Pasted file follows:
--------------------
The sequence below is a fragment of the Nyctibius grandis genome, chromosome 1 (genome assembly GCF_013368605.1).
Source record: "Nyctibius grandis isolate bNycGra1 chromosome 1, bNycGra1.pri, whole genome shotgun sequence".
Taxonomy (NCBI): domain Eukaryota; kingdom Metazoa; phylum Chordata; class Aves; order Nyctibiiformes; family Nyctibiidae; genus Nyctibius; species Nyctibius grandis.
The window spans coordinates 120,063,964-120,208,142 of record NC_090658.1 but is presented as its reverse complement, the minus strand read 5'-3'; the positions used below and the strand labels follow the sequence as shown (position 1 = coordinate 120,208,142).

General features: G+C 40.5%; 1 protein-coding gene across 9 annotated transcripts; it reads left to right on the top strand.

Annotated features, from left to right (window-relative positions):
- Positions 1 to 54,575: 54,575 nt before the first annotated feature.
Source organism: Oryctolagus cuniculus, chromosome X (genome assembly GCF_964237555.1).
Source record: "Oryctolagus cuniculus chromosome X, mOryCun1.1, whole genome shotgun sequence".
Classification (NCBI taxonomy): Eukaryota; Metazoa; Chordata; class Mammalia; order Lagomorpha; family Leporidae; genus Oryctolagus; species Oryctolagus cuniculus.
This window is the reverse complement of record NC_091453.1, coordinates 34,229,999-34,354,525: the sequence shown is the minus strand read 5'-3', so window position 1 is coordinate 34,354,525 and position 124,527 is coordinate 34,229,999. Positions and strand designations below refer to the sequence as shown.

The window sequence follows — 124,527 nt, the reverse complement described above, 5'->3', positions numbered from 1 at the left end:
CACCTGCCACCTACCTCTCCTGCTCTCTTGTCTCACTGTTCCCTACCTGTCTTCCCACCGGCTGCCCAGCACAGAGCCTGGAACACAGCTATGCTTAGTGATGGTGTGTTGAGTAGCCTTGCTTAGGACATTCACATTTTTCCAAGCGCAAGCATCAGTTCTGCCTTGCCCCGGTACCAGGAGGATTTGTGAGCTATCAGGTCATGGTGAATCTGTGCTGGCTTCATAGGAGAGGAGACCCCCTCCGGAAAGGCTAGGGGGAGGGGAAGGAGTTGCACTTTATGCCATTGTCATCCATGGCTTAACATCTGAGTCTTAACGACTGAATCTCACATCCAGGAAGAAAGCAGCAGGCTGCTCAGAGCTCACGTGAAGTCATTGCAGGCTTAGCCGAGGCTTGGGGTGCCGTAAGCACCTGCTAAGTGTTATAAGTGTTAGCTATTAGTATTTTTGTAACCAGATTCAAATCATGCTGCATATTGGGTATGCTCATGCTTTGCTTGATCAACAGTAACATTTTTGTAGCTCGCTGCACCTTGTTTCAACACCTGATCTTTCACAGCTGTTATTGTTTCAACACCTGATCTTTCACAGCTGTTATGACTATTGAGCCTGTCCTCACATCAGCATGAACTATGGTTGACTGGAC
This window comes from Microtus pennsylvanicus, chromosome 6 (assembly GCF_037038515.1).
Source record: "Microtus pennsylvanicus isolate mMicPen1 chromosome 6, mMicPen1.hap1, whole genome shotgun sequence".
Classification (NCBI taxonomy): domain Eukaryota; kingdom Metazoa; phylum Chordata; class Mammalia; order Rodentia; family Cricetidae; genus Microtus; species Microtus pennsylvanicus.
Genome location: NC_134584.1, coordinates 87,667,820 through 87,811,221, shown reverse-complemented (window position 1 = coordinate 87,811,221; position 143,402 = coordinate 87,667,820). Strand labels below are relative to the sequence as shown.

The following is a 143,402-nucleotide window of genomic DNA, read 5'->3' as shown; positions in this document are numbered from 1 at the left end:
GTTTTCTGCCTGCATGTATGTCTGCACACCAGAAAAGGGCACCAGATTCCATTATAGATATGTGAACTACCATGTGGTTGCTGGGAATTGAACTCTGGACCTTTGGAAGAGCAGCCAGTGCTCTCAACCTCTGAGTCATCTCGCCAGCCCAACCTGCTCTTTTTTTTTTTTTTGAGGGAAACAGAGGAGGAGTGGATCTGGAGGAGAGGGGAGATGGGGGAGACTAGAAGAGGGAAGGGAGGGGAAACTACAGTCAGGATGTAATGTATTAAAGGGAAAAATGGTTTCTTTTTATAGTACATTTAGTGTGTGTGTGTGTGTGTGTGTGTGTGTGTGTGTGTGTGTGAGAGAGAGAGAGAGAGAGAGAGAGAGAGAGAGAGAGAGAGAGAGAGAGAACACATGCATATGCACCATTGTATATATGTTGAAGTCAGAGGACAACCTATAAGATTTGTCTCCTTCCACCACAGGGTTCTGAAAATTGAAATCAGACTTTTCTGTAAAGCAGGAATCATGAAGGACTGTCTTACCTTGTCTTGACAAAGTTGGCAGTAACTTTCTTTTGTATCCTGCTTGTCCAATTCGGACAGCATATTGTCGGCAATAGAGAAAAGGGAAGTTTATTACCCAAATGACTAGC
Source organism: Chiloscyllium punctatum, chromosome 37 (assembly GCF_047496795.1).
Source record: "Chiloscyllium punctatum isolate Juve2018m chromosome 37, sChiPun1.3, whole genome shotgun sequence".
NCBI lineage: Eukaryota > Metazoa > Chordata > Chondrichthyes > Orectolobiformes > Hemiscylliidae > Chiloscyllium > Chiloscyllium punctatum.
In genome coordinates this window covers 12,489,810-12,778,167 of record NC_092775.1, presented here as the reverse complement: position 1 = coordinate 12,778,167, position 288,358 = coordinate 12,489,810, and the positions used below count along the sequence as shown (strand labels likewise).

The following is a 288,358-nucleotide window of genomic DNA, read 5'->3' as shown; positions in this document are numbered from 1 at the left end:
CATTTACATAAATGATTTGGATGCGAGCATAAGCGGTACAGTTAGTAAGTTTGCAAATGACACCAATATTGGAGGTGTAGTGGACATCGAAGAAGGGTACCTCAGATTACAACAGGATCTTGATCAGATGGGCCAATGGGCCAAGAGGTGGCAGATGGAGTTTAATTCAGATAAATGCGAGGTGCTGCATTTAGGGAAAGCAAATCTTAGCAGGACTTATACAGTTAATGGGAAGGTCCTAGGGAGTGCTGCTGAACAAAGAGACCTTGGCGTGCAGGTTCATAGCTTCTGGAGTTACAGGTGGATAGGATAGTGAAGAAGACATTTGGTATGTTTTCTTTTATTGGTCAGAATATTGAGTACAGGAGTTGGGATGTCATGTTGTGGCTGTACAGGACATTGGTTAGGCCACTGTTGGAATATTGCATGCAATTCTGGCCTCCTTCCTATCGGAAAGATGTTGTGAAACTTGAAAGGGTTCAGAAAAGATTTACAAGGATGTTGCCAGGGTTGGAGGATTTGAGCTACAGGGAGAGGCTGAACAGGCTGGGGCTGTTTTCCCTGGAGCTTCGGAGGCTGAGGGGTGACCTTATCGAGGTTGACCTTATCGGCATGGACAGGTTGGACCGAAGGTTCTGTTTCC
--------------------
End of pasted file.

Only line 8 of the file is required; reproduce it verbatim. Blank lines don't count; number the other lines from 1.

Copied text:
Source organism: Oryctolagus cuniculus, chromosome X (genome assembly GCF_964237555.1).